The CHIPS Act (Creating Helpful Incentives to Produce Semiconductors for America Act) is an important part of the CHIPS and Science Act of 2022. It introduces substantial tax incentives designed to encourage and increase the production of semiconductors within the United States.

In this article, we will review how the CHIPS Act impacts taxes through incentives promoting U.S. semiconductors and learn about the tax credit, eligibility criteria, and the potential benefits.

CHIPS Act Impact on Taxes: Incentives to Boost Domestic Semiconductor Production

Semiconductors, commonly referred to as chips or microchips, are essential components used in a wide range of products. These products include smartphones, other “Smart” devices, such as televisions), computers, automobiles, medical devices, and even industrial machinery. Semiconductors are also in high demand by the U.S. Department of Defense, the U.S. Military and are vital for other high-tech government agencies, including NASA. The increasing demand for these products, coupled with emerging technologies like artificial intelligence and the Internet of Things (IoT), has challenged the manufacturing industry with significant supply chain disruptions.

The CHIPS Act recognizes the critical role of semiconductors for National Defense and other domestic needs and aims to bolster domestic production to secure the nation’s technological leadership. This article examines the motivation behind the CHIPS Act, the newly established tax credit, and eligibility criteria for businesses looking to take advantage of these incentives.

Encouraging Domestic Semiconductor Production

The CHIPS Act is a necessary step in addressing the considerable disparity in semiconductor production costs between the United States and foreign countries. Foreign producers currently receive large subsidies from foreign governments, which give foreign producers a substantial cost advantage of 25% to 40% over U.S. producers.

Relying heavily on foreign sources for semiconductor manufacturing poses risks in terms of supply chain vulnerabilities. These risks, in turn, create the potential for U.S. security risks if the country’s defense department is unable to have reliable access to the needed quantity of semiconductors. In response to this challenge, the CHIPS Act helps mitigate foreign threats and enhances the nation’s ability to maintain a secure and reliable supply of critical technologies for national defense. It introduces strategic measures such as grants and a new tax credit to incentivize domestic semiconductor production or the “re-shoring” of this vital industry.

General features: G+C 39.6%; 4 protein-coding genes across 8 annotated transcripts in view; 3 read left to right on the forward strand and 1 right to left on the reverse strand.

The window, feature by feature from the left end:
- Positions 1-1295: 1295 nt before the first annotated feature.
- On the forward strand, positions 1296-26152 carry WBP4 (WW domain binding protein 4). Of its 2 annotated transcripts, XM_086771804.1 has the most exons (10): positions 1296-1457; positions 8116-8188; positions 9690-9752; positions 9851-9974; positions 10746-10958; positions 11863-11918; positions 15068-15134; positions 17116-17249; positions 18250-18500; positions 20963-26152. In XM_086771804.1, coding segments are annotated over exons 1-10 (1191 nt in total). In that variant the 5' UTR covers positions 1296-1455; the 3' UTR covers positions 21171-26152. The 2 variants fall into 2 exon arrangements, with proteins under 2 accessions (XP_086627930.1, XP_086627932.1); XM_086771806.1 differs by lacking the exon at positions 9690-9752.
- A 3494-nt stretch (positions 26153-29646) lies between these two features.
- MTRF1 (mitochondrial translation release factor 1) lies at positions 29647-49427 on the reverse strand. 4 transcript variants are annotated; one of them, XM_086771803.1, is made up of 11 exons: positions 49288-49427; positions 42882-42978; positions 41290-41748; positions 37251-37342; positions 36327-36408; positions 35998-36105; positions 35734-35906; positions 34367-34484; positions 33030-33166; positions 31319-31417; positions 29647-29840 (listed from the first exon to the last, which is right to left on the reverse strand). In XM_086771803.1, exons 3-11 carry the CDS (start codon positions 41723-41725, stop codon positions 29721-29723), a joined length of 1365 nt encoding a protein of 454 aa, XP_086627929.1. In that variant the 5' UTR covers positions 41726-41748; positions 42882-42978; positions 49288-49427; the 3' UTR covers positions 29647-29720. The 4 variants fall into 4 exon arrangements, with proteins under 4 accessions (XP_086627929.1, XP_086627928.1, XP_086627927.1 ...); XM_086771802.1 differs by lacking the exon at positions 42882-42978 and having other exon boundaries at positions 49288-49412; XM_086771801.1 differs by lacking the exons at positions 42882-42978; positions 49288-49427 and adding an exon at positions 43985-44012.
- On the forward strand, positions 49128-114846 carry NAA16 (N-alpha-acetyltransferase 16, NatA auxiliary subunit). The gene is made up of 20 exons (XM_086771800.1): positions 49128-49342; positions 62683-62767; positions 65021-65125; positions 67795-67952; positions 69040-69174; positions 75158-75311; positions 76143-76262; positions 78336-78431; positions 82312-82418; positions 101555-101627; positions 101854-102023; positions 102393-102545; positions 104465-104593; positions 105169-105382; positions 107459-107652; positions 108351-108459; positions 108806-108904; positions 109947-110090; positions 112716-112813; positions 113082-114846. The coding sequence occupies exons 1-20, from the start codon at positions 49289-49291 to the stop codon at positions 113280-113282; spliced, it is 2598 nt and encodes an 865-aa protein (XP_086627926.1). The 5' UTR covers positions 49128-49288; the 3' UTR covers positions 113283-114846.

Encouraging domestic semiconductor production not only impacts national security, but  also has the potential to create thousands of high-skilled jobs in the manufacturing sector. Setting up and operating advanced semiconductor facilities requires a skilled workforce in engineering, research, and development, leading to a positive impact on the overall job market.

Additionally, increased semiconductor production can drive economic growth by fostering innovation, attracting investments, and strengthening related industries such as electronics, telecommunications, and robotics. A robust domestic supply chain enhances the nation’s ability to meet critical technology demands, even during global supply chain disruptions.

Advanced Manufacturing Investment Credit for Semiconductor Businesses

The Advanced Manufacturing Investment Credit established under the CHIPS Act introduces a temporary credit for businesses that invest in semiconductor manufacturing property. Section 48D of the Internal Revenue Code codifies this credit, which aims to encourage investments in semiconductor manufacturing property. Eligible businesses can receive a 25% credit for qualified investments in advanced manufacturing facilities and semiconductor equipment.

The credit’s introduction aims to make the United States a more attractive destination for foreign semiconductor companies looking to expand their operations or establish a presence in the country. Increased foreign direct investments can spur collaboration, knowledge exchange, and technology transfer, benefiting the overall semiconductor ecosystem.

With the incentive in place, businesses are more likely to allocate resources towards research and development efforts in semiconductor technology. This, in turn, can lead to breakthroughs in chip design, fabrication processes, and materials, propelling the industry forward and maintaining global leadership.

Qualifying for the Tax Credit: Criteria and Eligibility

To take advantage of this tax credit, businesses must fulfill specific criteria and meet certain eligibility requirements. Here are the key points to consider: